Non-significant variations were recorded in live-dead ratio from 1st to 6th while maximum semen motility was recorded 86.50±6.35% during 1st week and minimum 71.25±3.30% during 6th week of trial (Table I). Yahaya et al. (2013) documented non-significant variations in live-dead ratio and semen motility from 1st to 6th week. Similarly, Zahraddeen et al. (2005) reported non-significant variations for semen of exotic and local turkeys.

After incubation, the mean hatchability percentage for artificially inseminated eggs was 88.30% and it was higher than eggs laid by the females after natural mating with mean hatchability percentage of 80.51% (Table II). Yahaya et al. (2013) documented hatchability rate of 84.75% in eggs from artificially inseminated females.

 

Conclusion

It can be concluded from the present study that acrosome and mid-piece defects are amongst common morphological semen defects and artificial insemination is feasible and rewarding with higher egg hatchability percentage in in Meleagris gallopavo.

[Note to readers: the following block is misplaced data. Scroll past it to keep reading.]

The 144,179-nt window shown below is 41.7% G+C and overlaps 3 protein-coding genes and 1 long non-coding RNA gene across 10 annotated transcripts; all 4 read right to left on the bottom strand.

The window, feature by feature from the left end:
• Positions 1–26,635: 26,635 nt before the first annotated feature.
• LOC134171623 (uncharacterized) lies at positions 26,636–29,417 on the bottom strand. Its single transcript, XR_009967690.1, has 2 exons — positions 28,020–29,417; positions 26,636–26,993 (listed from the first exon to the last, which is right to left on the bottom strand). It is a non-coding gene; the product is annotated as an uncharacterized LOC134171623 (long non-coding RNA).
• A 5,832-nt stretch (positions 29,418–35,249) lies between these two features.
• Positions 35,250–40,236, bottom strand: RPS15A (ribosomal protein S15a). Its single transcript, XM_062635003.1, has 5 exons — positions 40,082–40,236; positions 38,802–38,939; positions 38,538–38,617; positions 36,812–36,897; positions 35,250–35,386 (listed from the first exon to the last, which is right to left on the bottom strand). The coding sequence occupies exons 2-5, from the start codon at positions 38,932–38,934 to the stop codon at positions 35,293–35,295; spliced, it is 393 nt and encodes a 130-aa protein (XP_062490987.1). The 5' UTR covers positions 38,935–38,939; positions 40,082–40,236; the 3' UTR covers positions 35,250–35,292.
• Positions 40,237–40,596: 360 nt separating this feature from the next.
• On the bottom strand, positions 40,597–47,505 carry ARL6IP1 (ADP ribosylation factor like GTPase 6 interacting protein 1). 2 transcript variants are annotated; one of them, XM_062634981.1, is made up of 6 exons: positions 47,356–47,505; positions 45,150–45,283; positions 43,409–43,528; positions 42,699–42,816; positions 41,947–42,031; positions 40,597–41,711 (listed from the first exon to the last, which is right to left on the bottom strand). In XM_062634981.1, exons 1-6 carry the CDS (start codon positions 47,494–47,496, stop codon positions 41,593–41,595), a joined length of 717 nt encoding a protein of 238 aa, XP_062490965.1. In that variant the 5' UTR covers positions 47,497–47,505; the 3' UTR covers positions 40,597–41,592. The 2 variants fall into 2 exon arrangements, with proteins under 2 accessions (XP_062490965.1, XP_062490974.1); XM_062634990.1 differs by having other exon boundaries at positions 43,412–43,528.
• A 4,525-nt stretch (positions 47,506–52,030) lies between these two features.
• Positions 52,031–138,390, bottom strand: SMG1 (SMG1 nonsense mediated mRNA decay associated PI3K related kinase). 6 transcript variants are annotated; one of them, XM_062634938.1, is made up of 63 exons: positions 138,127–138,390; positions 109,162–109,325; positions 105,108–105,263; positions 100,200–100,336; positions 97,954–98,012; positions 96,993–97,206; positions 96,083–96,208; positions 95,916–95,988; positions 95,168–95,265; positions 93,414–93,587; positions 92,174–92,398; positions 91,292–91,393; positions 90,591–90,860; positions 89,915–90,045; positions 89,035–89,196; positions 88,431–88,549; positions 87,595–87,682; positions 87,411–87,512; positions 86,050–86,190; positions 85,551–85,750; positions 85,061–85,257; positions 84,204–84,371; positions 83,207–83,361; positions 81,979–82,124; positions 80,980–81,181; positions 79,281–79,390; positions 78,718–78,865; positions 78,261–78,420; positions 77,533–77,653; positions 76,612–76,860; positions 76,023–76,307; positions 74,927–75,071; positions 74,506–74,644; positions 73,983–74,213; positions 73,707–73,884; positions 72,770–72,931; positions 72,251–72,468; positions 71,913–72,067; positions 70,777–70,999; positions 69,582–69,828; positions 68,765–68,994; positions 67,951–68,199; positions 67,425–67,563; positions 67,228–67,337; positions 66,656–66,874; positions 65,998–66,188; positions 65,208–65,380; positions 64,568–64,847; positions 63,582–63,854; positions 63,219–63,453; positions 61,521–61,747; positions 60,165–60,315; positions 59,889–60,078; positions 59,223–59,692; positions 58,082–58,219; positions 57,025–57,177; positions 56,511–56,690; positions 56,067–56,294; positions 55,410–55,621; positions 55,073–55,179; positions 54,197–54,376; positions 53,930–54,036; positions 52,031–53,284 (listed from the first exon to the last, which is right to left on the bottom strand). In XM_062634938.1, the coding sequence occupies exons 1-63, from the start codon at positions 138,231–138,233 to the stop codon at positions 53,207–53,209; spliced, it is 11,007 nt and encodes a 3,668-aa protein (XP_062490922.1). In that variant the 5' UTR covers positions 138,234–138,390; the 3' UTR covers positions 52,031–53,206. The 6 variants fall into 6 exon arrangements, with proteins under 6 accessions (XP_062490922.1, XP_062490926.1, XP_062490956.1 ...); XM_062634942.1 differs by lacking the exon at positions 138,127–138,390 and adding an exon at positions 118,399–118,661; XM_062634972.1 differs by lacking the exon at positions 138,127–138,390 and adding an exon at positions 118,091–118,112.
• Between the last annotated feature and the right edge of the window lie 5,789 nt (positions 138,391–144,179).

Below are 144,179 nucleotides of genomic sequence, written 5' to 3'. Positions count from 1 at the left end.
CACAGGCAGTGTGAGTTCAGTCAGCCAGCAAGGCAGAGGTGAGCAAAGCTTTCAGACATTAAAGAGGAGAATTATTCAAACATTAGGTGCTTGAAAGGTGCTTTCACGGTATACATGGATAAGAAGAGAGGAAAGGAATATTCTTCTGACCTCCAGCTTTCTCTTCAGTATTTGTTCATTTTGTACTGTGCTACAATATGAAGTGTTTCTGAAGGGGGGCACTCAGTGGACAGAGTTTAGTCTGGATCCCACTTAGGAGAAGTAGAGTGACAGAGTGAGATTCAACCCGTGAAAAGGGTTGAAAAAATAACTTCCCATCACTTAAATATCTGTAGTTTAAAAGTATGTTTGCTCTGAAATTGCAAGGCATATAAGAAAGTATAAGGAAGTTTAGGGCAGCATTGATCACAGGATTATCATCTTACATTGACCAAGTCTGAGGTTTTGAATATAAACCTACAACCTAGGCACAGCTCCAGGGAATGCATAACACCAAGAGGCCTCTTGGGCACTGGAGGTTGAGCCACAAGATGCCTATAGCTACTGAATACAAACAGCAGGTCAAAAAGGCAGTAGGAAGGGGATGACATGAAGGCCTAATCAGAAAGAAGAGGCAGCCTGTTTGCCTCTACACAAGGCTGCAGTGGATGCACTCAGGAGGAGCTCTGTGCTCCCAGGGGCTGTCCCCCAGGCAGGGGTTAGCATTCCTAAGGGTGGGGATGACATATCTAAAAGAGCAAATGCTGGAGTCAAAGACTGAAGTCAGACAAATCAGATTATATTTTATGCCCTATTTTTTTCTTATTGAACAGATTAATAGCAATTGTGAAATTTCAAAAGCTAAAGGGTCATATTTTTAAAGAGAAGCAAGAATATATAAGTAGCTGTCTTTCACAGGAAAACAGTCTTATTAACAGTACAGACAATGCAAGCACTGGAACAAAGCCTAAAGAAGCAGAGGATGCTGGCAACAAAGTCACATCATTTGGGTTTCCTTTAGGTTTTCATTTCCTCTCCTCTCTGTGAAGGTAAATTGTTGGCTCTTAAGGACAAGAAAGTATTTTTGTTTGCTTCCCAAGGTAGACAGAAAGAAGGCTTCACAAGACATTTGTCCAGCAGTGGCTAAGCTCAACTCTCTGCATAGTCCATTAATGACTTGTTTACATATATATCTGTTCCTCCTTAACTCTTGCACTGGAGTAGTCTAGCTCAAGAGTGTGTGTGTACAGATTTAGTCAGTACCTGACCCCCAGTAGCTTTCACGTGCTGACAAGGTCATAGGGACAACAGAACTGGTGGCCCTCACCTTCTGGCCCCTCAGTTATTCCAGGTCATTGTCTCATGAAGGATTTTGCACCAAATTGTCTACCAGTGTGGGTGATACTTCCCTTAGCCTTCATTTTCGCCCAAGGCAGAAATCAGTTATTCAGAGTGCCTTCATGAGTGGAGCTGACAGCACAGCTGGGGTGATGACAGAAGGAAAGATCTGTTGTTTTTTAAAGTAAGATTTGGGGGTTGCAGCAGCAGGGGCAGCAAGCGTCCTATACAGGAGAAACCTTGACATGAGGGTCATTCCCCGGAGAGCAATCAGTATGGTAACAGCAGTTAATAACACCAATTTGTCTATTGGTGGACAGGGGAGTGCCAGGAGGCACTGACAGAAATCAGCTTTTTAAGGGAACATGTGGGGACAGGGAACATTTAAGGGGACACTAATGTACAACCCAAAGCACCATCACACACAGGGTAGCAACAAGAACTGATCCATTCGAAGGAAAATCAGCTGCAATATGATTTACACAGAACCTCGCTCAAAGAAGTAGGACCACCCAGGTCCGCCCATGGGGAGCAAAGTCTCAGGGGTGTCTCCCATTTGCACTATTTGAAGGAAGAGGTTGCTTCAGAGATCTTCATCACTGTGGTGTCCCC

Statement of conflict of interest

Authors have declared no conflict of interest.

 

References

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Gage, M.J.G., Macfarlane, C.P., Yeates, S., Ward, R.G., Searle, J.B. and Parker, G.A., 2004. Curr. Biol., 14: 44-47. https://doi.org/10.1016/S0960-9822(03)00939-4

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Tsukunaga, S., 1987. Bull. Hiroshima Agric. Coll. (Japan), 8: 257-303.

Vladic, T.V., Afzelius, B.A. and Bronnikov, G.E., 2002. Biol. Reprod., 66: 98-105. https://doi.org/10.1095/biolreprod66.1.98

Yahaya, M.S., Umaru, M.A. and Aliyu, A., 2013. Sokoto J. Vet. Sci., 11: 67-70.

Zahraddeen, D., Butswat, I.S.R., Kalla, D.J.U., Sir, S.M. and Bukar, M.T., 2005. Int. J. Poult. Sci., 4: 217-221. https://doi.org/10.3923/ijps.2005.217.221

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Pakistan Journal of Zoology

August

Vol. 50, Iss. 4, Pages 1199-1600